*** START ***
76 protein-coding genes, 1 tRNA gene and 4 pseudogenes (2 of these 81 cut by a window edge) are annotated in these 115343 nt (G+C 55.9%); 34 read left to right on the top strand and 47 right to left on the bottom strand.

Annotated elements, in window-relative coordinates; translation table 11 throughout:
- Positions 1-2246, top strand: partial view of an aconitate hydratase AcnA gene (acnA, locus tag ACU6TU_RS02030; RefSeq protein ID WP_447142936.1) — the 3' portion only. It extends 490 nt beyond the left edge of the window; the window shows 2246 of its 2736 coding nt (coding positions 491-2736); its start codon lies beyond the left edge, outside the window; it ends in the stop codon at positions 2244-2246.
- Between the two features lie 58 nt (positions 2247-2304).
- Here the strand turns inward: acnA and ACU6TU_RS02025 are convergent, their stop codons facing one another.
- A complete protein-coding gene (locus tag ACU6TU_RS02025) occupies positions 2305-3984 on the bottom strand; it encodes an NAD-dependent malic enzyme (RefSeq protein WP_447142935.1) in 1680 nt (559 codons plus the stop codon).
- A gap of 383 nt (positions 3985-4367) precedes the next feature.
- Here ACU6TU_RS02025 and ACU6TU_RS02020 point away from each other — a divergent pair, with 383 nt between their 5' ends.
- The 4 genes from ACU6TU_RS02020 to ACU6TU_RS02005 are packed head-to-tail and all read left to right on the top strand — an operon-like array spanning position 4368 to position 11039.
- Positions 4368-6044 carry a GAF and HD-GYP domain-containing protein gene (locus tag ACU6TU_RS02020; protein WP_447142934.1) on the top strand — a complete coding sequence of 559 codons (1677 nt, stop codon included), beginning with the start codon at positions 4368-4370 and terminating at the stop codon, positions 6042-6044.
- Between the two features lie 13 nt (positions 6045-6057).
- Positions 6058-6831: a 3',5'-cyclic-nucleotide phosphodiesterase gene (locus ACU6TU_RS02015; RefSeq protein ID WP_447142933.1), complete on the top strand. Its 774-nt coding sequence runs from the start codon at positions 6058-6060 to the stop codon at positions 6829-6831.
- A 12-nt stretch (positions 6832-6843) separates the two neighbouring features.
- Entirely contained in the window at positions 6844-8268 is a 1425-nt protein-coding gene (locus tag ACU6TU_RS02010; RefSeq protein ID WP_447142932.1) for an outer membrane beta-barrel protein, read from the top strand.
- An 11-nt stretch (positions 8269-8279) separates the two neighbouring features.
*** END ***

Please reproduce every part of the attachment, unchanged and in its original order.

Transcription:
76 protein-coding genes, 1 tRNA gene and 4 pseudogenes (2 of these 81 cut by a window edge) are annotated in these 115343 nt (G+C 55.9%); 34 read left to right on the top strand and 47 right to left on the bottom strand.

Annotated elements, in window-relative coordinates; translation table 11 throughout:
- Positions 1-2246, top strand: partial view of an aconitate hydratase AcnA gene (acnA, locus tag ACU6TU_RS02030; RefSeq protein ID WP_447142936.1) — the 3' portion only. It extends 490 nt beyond the left edge of the window; the window shows 2246 of its 2736 coding nt (coding positions 491-2736); its start codon lies beyond the left edge, outside the window; it ends in the stop codon at positions 2244-2246.
- Between the two features lie 58 nt (positions 2247-2304).
- Here the strand turns inward: acnA and ACU6TU_RS02025 are convergent, their stop codons facing one another.
- A complete protein-coding gene (locus tag ACU6TU_RS02025) occupies positions 2305-3984 on the bottom strand; it encodes an NAD-dependent malic enzyme (RefSeq protein WP_447142935.1) in 1680 nt (559 codons plus the stop codon).
- A gap of 383 nt (positions 3985-4367) precedes the next feature.
- Here ACU6TU_RS02025 and ACU6TU_RS02020 point away from each other — a divergent pair, with 383 nt between their 5' ends.
- The 4 genes from ACU6TU_RS02020 to ACU6TU_RS02005 are packed head-to-tail and all read left to right on the top strand — an operon-like array spanning position 4368 to position 11039.
- Positions 4368-6044 carry a GAF and HD-GYP domain-containing protein gene (locus tag ACU6TU_RS02020; protein WP_447142934.1) on the top strand — a complete coding sequence of 559 codons (1677 nt, stop codon included), beginning with the start codon at positions 4368-4370 and terminating at the stop codon, positions 6042-6044.
- Between the two features lie 13 nt (positions 6045-6057).
- Positions 6058-6831: a 3',5'-cyclic-nucleotide phosphodiesterase gene (locus ACU6TU_RS02015; RefSeq protein ID WP_447142933.1), complete on the top strand. Its 774-nt coding sequence runs from the start codon at positions 6058-6060 to the stop codon at positions 6829-6831.
- A 12-nt stretch (positions 6832-6843) separates the two neighbouring features.
- Entirely contained in the window at positions 6844-8268 is a 1425-nt protein-coding gene (locus tag ACU6TU_RS02010; RefSeq protein ID WP_447142932.1) for an outer membrane beta-barrel protein, read from the top strand.
- An 11-nt stretch (positions 8269-8279) separates the two neighbouring features.